Sweatshop workers describe experiences to labor secretary

September 13, 1995|By New York Times News Service

NEW YORK -- Inside Ying Yi Deng Chan's frayed notebook is the carefully kept record of her exploitation for the past six years in New York City's sweatshops.

On each page, the 56-year-old Chinese immigrant has recorded every 12-hour day she worked as a garment worker, how little she was paid and how often she worked and was never paid at all.

Five years ago, she earned $295 for a 60-hour week making shirts; these days, she gets just $122 for the same amount of work.

Labor Secretary Robert B. Reich listened to Mrs. Chan, and the anguished stories of three other sweatshop workers, at an extraordinary meeting yesterday in the heart of Manhattan's garment district.

The sweatshop workers were invited to talk with Mr. Reich by a local office of Unite, a textile workers union representing 355,000 workers.

Mr. Reich scheduled yesterday's meeting with sweatshop employees, as well as with national clothing retailers, after learning that some of the nation's most prominent stores had received merchandise manufactured in a compound in El Monte, Calif., that was raided by federal authorities last month.

More than 70 workers were found working in virtual slave conditions, behind barbed-wire fences, while reportedly producing millions of dollars in garments for retailers such as Neiman Marcus, Filene's and Montgomery Ward.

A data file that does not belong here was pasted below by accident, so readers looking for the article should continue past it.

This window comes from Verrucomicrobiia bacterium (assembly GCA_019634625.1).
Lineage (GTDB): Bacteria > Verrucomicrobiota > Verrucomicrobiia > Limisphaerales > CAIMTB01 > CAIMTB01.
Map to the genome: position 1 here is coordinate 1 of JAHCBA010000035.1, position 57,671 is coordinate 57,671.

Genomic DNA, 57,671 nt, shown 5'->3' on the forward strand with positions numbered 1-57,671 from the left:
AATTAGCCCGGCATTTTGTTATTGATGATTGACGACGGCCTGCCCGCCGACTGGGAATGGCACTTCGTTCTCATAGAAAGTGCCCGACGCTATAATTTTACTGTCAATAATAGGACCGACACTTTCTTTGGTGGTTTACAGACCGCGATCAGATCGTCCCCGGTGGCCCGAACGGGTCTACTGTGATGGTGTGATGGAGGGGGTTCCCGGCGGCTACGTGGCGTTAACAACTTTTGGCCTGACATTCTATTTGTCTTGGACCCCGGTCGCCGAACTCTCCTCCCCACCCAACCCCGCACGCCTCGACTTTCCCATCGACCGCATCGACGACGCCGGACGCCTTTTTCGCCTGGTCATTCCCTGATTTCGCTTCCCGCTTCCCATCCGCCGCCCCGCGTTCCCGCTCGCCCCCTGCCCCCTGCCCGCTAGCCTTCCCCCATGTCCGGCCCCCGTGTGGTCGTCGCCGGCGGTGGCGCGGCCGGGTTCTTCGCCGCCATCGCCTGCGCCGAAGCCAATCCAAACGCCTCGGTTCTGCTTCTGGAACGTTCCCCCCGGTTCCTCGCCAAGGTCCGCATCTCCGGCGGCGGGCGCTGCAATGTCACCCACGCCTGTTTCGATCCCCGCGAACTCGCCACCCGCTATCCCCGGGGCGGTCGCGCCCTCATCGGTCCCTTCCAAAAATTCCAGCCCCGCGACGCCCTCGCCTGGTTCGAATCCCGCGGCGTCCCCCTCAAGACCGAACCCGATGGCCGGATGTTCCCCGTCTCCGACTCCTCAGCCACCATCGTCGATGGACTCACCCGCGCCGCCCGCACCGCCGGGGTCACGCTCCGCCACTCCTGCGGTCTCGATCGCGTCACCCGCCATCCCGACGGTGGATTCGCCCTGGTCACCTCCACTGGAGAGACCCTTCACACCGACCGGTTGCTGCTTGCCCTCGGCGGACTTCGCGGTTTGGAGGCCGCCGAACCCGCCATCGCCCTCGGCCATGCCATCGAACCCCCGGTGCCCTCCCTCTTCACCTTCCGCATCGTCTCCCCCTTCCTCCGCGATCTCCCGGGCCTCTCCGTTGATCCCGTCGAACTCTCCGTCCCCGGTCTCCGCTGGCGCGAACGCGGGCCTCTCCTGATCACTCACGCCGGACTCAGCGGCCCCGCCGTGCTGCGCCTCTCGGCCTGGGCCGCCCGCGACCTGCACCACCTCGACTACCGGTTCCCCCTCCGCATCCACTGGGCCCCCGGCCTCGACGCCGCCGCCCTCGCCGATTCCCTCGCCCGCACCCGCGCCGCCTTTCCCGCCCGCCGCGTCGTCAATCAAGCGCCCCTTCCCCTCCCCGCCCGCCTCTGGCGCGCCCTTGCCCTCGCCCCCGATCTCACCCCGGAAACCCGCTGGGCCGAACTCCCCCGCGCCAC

Mr. Reich met yesterday morning, behind closed doors at the Fashion Institute of Technology, with 15 national retailers and representatives from two retail trade groups to seek ways to improve monitoring of wage and hour infractions.

As a result, retailers said they would recommend to members that they include specific references to the Fair Labor Standards Act in purchase contracts.

The Labor Department, in turn, agreed to begin identifying sweatshop owners to retailers.

Later in the day, at the Unite office, Mr. Reich listened to four New York sweatshop workers describe unsafe, unsanitary conditions at shops along Eighth Avenue in midtown, in Chinatown and in Sunset Park, Brooklyn.

"If anybody doubts that there are sweatshops operating illegally and exploiting workers in this country, you must listen carefully to these stories," he said. "I have heard them again and again in this country."

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